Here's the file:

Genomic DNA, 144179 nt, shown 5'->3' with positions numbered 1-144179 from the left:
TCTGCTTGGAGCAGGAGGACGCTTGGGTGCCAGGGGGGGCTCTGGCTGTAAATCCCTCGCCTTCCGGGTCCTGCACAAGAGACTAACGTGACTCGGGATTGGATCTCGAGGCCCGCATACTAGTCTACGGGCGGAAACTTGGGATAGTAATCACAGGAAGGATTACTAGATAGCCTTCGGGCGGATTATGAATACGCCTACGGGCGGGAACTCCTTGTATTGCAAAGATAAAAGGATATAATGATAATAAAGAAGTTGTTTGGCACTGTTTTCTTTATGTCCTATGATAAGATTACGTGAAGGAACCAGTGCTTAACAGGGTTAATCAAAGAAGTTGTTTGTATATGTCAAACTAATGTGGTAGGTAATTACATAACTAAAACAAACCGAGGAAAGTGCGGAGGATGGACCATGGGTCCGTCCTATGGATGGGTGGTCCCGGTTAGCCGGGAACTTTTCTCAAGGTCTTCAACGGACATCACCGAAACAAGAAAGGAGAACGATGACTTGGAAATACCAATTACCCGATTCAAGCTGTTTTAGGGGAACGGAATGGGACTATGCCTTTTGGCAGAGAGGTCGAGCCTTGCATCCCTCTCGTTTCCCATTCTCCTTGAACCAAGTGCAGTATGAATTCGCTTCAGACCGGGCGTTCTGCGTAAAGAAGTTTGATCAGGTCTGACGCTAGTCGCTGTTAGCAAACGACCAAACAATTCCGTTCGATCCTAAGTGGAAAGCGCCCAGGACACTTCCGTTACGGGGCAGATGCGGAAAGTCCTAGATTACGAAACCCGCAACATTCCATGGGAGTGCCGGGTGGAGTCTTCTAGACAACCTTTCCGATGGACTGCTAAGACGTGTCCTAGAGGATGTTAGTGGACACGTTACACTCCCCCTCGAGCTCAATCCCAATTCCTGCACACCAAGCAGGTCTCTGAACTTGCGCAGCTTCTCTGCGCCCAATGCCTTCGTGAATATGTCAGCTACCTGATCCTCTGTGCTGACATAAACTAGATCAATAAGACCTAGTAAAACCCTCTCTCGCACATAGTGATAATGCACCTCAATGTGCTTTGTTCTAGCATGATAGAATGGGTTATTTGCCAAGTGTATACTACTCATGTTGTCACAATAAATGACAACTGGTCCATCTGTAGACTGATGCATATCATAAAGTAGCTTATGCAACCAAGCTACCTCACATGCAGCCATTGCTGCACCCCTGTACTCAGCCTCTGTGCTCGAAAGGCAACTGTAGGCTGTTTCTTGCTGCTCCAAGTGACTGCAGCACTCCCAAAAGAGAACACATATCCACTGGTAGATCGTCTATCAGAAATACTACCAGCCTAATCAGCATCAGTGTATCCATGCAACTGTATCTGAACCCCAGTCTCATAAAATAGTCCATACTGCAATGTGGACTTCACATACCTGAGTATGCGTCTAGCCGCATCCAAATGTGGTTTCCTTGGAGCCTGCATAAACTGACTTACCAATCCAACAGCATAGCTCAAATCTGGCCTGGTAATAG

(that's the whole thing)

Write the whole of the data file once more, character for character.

Genomic DNA, 144179 nt, shown 5'->3' with positions numbered 1-144179 from the left:
TCTGCTTGGAGCAGGAGGACGCTTGGGTGCCAGGGGGGGCTCTGGCTGTAAATCCCTCGCCTTCCGGGTCCTGCACAAGAGACTAACGTGACTCGGGATTGGATCTCGAGGCCCGCATACTAGTCTACGGGCGGAAACTTGGGATAGTAATCACAGGAAGGATTACTAGATAGCCTTCGGGCGGATTATGAATACGCCTACGGGCGGGAACTCCTTGTATTGCAAAGATAAAAGGATATAATGATAATAAAGAAGTTGTTTGGCACTGTTTTCTTTATGTCCTATGATAAGATTACGTGAAGGAACCAGTGCTTAACAGGGTTAATCAAAGAAGTTGTTTGTATATGTCAAACTAATGTGGTAGGTAATTACATAACTAAAACAAACCGAGGAAAGTGCGGAGGATGGACCATGGGTCCGTCCTATGGATGGGTGGTCCCGGTTAGCCGGGAACTTTTCTCAAGGTCTTCAACGGACATCACCGAAACAAGAAAGGAGAACGATGACTTGGAAATACCAATTACCCGATTCAAGCTGTTTTAGGGGAACGGAATGGGACTATGCCTTTTGGCAGAGAGGTCGAGCCTTGCATCCCTCTCGTTTCCCATTCTCCTTGAACCAAGTGCAGTATGAATTCGCTTCAGACCGGGCGTTCTGCGTAAAGAAGTTTGATCAGGTCTGACGCTAGTCGCTGTTAGCAAACGACCAAACAATTCCGTTCGATCCTAAGTGGAAAGCGCCCAGGACACTTCCGTTACGGGGCAGATGCGGAAAGTCCTAGATTACGAAACCCGCAACATTCCATGGGAGTGCCGGGTGGAGTCTTCTAGACAACCTTTCCGATGGACTGCTAAGACGTGTCCTAGAGGATGTTAGTGGACACGTTACACTCCCCCTCGAGCTCAATCCCAATTCCTGCACACCAAGCAGGTCTCTGAACTTGCGCAGCTTCTCTGCGCCCAATGCCTTCGTGAATATGTCAGCTACCTGATCCTCTGTGCTGACATAAACTAGATCAATAAGACCTAGTAAAACCCTCTCTCGCACATAGTGATAATGCACCTCAATGTGCTTTGTTCTAGCATGATAGAATGGGTTATTTGCCAAGTGTATACTACTCATGTTGTCACAATAAATGACAACTGGTCCATCTGTAGACTGATGCATATCATAAAGTAGCTTATGCAACCAAGCTACCTCACATGCAGCCATTGCTGCACCCCTGTACTCAGCCTCTGTGCTCGAAAGGCAACTGTAGGCTGTTTCTTGCTGCTCCAAGTGACTGCAGCACTCCCAAAAGAGAACACATATCCACTGGTAGATCGTCTATCAGAAATACTACCAGCCTAATCAGCATCAGTGTATCCATGCAACTGTATCTGAACCCCAGTCTCATAAAATAGTCCATACTGCAATGTGGACTTCACATACCTGAGTATGCGTCTAGCCGCATCCAAATGTGGTTTCCTTGGAGCCTGCATAAACTGACTTACCAATCCAACAGCATAGCTCAAATCTGGCCTGGTAATAG